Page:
by Anne Osterhouse
Photos: George Kane, Chris Vieck
Editor’s note: With this article on Joe Maguire, who is serving in the Missionary Company in Evansville, we are beginning a series of articles on community members doing interesting things during their retirement. If you have a suggestion for a future story in this series, please contact us at email@example.com.
Last spring, Joe Maguire stunned many in the northern Virginia branch when he announced that he would be fully retiring, stepping down from his position as an area coordinator and leaving his branch of nearly 34 years. He would move hundreds of miles away from his children and grandchildren to Evansville to join the Missionary Company.
In the fall of 2016 Joe, who had spent 44 years working in title insurance, had started thinking seriously about moving somewhere new to work for the Lord. His wife, Michele, had died of cancer in 2004, and his four children were all adults. “He was very free,” says Bill Dalgetty, who served with Joe for many years in Christians in Commerce. “He didn’t have the family responsibilities he had once.”
Joe had visited the new starts in Indianapolis, Evansville and Allendale on service trips with other members of the northern Virginia branch as well as on two Action trips. He had enjoyed the physical work on various properties, but says, “What really struck me was what a great need there was to go out and talk to people about the Lord.” He recalls knocking on a door during a trip to Evansville and meeting a middle-aged man with health problems. “When we spoke to him it was apparent that he didn’t know much about God. He had been to church maybe three or four times in his entire life. It really hit me how much that need was out there.”
In November, 2016, Mission program coordinator Nick Holovaty gave the men’s retreat in northern Virginia, and Joe spoke to him about the possibility of joining the Missionary Company. The two of them agreed to pray about it.
Principal Branch Coordinator Bob Magill was Joe’s head at the time. “I was watching this desire build in him to do mission work,” Bob says. At 70, Joe was still physically capable, but he could see signs that he might not be for much longer. He thought that if he waited till the end of his term as coordinator it might be too late. Bob recalls that Joe told him, “I’ll really do whatever the Lord wants me to do, but the desire that I have that keeps growing is to be a missionary.” Bob spoke to Craig Lent, the overall coordinator, who agreed that Bob should take Joe through a discernment process, and he eventually approved Joe’s resignation as area coordinator.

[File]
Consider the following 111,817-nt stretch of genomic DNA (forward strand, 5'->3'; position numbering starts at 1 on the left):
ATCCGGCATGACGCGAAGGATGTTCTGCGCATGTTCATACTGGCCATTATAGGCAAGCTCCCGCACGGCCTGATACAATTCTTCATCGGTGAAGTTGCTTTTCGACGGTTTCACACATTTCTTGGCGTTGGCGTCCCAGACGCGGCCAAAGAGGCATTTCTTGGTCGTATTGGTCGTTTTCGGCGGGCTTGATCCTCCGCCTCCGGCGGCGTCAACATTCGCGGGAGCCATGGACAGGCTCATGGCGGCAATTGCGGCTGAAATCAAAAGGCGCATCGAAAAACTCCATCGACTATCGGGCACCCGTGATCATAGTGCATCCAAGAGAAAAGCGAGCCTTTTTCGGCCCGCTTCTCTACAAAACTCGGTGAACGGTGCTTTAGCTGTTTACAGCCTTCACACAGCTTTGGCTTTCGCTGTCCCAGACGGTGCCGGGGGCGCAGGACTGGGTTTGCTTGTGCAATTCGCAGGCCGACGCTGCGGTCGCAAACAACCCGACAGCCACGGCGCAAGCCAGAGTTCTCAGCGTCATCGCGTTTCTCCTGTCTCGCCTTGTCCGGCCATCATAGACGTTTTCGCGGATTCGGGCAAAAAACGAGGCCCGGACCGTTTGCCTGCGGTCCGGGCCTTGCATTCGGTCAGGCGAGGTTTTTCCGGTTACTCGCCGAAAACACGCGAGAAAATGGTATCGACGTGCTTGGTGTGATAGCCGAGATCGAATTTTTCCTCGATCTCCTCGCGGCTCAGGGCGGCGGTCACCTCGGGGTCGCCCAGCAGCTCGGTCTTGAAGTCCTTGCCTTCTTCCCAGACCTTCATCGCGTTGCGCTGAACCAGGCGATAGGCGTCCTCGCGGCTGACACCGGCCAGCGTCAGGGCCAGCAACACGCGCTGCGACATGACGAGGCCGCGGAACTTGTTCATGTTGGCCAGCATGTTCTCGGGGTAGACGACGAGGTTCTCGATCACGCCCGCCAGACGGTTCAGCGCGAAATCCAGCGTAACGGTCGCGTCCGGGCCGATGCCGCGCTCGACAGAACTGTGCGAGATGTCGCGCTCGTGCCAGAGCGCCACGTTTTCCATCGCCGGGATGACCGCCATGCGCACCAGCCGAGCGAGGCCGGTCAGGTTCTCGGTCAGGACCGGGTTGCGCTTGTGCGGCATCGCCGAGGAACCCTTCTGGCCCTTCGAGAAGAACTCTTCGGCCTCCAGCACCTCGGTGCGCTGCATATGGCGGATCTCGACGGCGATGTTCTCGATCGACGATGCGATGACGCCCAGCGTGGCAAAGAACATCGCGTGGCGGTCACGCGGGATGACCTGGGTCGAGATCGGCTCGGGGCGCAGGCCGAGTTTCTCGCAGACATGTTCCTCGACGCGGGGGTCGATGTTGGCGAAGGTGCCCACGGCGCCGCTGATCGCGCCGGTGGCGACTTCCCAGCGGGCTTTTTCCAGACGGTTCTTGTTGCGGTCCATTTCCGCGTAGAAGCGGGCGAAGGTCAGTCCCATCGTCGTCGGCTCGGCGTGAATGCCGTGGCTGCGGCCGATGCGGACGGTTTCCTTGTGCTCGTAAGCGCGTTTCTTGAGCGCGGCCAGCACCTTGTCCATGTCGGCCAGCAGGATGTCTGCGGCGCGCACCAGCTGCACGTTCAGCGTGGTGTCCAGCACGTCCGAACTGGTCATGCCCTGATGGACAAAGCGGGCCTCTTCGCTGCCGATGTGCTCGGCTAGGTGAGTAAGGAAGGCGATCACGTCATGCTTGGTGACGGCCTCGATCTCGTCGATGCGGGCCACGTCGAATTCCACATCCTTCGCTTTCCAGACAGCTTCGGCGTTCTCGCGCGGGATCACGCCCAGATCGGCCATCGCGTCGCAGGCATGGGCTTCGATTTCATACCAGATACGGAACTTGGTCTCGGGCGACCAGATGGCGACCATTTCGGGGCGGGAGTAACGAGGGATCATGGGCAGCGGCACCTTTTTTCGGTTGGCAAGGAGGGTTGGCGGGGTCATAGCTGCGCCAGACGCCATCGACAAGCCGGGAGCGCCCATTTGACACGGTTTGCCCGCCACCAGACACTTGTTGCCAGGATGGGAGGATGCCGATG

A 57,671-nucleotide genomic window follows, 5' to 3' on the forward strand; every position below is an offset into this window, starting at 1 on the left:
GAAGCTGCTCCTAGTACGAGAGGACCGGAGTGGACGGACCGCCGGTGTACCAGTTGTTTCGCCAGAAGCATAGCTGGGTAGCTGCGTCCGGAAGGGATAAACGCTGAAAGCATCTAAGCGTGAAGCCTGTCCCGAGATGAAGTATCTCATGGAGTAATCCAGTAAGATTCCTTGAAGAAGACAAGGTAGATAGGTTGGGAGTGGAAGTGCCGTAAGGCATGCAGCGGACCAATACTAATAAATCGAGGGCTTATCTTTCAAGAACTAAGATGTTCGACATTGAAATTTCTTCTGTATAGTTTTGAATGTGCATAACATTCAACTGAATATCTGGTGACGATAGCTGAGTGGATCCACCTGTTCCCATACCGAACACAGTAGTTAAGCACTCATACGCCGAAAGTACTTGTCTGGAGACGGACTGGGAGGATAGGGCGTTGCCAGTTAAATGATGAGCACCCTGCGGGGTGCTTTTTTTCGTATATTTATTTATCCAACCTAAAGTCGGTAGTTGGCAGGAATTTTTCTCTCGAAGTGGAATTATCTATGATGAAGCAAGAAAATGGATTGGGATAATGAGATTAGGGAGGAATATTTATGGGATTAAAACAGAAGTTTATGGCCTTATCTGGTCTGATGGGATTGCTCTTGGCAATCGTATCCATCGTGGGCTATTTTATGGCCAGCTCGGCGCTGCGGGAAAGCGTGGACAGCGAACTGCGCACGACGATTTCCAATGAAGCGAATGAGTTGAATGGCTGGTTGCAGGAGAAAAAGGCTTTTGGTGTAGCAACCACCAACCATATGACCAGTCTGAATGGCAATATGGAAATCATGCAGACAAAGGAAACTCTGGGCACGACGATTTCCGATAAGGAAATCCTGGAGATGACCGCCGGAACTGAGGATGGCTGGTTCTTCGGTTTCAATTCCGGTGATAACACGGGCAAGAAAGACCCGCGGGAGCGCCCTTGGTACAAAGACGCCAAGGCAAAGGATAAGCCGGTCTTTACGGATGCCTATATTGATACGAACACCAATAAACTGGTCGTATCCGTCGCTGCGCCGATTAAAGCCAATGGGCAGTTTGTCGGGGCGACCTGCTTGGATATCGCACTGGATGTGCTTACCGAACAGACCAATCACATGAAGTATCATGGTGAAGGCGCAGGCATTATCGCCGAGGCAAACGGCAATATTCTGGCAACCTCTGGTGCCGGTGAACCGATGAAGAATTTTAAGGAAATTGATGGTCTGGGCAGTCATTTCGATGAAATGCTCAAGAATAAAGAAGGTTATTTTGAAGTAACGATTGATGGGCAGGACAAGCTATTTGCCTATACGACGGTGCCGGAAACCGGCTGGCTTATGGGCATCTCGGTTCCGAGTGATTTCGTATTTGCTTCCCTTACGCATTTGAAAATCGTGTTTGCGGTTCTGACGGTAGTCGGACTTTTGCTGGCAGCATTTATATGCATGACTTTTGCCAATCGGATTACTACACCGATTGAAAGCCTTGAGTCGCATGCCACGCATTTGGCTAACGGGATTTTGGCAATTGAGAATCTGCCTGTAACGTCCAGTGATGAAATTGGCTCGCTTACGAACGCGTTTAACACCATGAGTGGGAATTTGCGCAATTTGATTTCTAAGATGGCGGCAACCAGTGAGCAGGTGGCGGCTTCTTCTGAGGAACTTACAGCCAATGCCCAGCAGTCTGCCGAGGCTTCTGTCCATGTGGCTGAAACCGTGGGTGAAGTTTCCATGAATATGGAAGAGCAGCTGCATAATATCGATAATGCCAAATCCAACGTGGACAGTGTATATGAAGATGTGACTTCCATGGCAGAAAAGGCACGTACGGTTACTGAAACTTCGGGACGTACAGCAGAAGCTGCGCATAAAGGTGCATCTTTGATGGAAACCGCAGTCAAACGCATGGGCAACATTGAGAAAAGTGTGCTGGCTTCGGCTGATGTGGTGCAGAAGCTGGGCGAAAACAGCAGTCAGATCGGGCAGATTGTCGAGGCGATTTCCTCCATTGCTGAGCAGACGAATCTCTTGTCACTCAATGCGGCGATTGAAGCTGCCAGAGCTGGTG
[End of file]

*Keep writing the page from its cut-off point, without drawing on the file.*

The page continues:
Bob says that Joe was “a great coordinator with a lot of pastoral gifts. For us in the branch, we felt like we were giving a lot by giving Joe. He had such a big role here. We were saying, in a sense, take one of our best. It wasn’t easy. We had to go through a new coordinator nomination. Our reaction was, we really do have something big to give to help with the new starts.”
In June, 2017, Joe retired, handed off his duties as area coordinator and moved to Evansville. He made a one-year commitment to the Missionary Company.
In Evansville, he spends much of his time doing construction work for the properties on the missionaries’ target block, where he has led renovations on three different homes.
“Joe works like a horse. He’s quick to grasp concepts and doesn’t need a lot of direction. He’s never failed to accomplish well whatever project we’ve asked him to do,” says Paul Hommes, who leads the team’s property work. “I also run a lot of ideas about Linwood Construction past him. On any sort of business or finance questions he knows exactly what we’re talking about and has some opinions, as well as just a good head on his shoulders.”
On days when he’s not doing construction work, Joe spends his mornings praying and going through a missionary formation course with the other missionaries, and in the afternoons he’s knocking on doors.
“In some ways Joe is new to mission work,” Nick says, “but he’s got a lot of life experience, so the people we meet respect him. There are a lot of good conversations he’s been able to have because of his age and his experience with marriage and raising kids that the rest of us single missionaries can’t really have.”
Nick adds that Joe’s pastoral gifts come in handy in our new start. He is leading community meetings, leading Servant School, heading two men, and he led the service trip from northern Virginia in February. “I personally really value all his insights,” Nick says. “I consult with him regularly about the decisions we’re making, particularly as regards our community life here.”
Joe says that moving so far away from his family was a challenge. “I was more concerned about the kids than about myself.” Orest Holovaty, who heads Joe’s men’s group in Evansville, says, “Although Joe is far from D.C. and his home, he still cares for his family. He has gone back several times and keeps in touch with them. He has not abandoned them in starting a new life here.”
Reflecting on the past year, Joe adds, “For me it’s been a good change. I feel very fulfilled being here. I feel that the Lord is using me on a daily basis.”